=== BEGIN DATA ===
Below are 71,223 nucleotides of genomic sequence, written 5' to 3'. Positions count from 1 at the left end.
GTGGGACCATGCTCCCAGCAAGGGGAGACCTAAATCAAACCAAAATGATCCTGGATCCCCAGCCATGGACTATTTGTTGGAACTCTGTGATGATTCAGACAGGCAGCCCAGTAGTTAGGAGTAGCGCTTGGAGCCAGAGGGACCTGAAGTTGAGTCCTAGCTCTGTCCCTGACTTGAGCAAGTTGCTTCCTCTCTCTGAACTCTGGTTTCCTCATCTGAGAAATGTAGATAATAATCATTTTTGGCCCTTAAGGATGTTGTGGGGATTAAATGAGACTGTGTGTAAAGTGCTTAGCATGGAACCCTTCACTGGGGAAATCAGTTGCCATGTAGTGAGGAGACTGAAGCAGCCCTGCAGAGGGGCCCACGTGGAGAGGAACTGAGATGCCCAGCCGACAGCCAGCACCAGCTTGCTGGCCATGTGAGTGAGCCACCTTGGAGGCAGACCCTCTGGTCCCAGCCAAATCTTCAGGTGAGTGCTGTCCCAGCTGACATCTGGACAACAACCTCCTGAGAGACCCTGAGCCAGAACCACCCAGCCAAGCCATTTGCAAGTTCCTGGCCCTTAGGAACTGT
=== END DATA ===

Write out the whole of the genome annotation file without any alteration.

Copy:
Below are 71,223 nucleotides of genomic sequence, written 5' to 3'. Positions count from 1 at the left end.
GTGGGACCATGCTCCCAGCAAGGGGAGACCTAAATCAAACCAAAATGATCCTGGATCCCCAGCCATGGACTATTTGTTGGAACTCTGTGATGATTCAGACAGGCAGCCCAGTAGTTAGGAGTAGCGCTTGGAGCCAGAGGGACCTGAAGTTGAGTCCTAGCTCTGTCCCTGACTTGAGCAAGTTGCTTCCTCTCTCTGAACTCTGGTTTCCTCATCTGAGAAATGTAGATAATAATCATTTTTGGCCCTTAAGGATGTTGTGGGGATTAAATGAGACTGTGTGTAAAGTGCTTAGCATGGAACCCTTCACTGGGGAAATCAGTTGCCATGTAGTGAGGAGACTGAAGCAGCCCTGCAGAGGGGCCCACGTGGAGAGGAACTGAGATGCCCAGCCGACAGCCAGCACCAGCTTGCTGGCCATGTGAGTGAGCCACCTTGGAGGCAGACCCTCTGGTCCCAGCCAAATCTTCAGGTGAGTGCTGTCCCAGCTGACATCTGGACAACAACCTCCTGAGAGACCCTGAGCCAGAACCACCCAGCCAAGCCATTTGCAAGTTCCTGGCCCTTAGGAACTGT